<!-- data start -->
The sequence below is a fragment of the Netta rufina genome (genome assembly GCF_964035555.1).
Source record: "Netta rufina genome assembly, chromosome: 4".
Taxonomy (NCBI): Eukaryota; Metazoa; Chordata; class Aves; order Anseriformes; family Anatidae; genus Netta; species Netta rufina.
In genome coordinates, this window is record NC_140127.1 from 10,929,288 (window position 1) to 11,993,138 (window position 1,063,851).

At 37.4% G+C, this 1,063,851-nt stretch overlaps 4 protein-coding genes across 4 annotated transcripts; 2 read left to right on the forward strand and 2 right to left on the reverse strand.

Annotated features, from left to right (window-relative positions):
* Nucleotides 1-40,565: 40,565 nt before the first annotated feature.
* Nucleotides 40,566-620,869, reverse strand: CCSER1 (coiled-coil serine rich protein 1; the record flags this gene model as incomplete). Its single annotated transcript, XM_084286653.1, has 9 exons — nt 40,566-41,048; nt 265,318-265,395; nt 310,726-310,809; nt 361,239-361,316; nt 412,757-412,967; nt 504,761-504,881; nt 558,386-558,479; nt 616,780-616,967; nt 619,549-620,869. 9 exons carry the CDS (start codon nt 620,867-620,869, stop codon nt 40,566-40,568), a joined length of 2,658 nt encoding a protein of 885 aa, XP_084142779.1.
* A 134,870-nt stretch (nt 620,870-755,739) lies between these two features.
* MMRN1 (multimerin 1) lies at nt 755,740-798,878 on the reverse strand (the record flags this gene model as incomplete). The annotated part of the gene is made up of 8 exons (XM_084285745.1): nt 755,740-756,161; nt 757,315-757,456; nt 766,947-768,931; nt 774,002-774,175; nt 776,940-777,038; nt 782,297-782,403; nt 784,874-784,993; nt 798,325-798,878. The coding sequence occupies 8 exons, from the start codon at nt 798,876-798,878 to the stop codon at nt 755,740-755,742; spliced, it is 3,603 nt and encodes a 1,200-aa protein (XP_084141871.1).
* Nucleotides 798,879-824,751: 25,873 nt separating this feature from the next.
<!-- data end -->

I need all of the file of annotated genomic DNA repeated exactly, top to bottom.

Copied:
The sequence below is a fragment of the Netta rufina genome (genome assembly GCF_964035555.1).
Source record: "Netta rufina genome assembly, chromosome: 4".
Taxonomy (NCBI): Eukaryota; Metazoa; Chordata; class Aves; order Anseriformes; family Anatidae; genus Netta; species Netta rufina.
In genome coordinates, this window is record NC_140127.1 from 10,929,288 (window position 1) to 11,993,138 (window position 1,063,851).

At 37.4% G+C, this 1,063,851-nt stretch overlaps 4 protein-coding genes across 4 annotated transcripts; 2 read left to right on the forward strand and 2 right to left on the reverse strand.

Annotated features, from left to right (window-relative positions):
* Nucleotides 1-40,565: 40,565 nt before the first annotated feature.
* Nucleotides 40,566-620,869, reverse strand: CCSER1 (coiled-coil serine rich protein 1; the record flags this gene model as incomplete). Its single annotated transcript, XM_084286653.1, has 9 exons — nt 40,566-41,048; nt 265,318-265,395; nt 310,726-310,809; nt 361,239-361,316; nt 412,757-412,967; nt 504,761-504,881; nt 558,386-558,479; nt 616,780-616,967; nt 619,549-620,869. 9 exons carry the CDS (start codon nt 620,867-620,869, stop codon nt 40,566-40,568), a joined length of 2,658 nt encoding a protein of 885 aa, XP_084142779.1.
* A 134,870-nt stretch (nt 620,870-755,739) lies between these two features.
* MMRN1 (multimerin 1) lies at nt 755,740-798,878 on the reverse strand (the record flags this gene model as incomplete). The annotated part of the gene is made up of 8 exons (XM_084285745.1): nt 755,740-756,161; nt 757,315-757,456; nt 766,947-768,931; nt 774,002-774,175; nt 776,940-777,038; nt 782,297-782,403; nt 784,874-784,993; nt 798,325-798,878. The coding sequence occupies 8 exons, from the start codon at nt 798,876-798,878 to the stop codon at nt 755,740-755,742; spliced, it is 3,603 nt and encodes a 1,200-aa protein (XP_084141871.1).
* Nucleotides 798,879-824,751: 25,873 nt separating this feature from the next.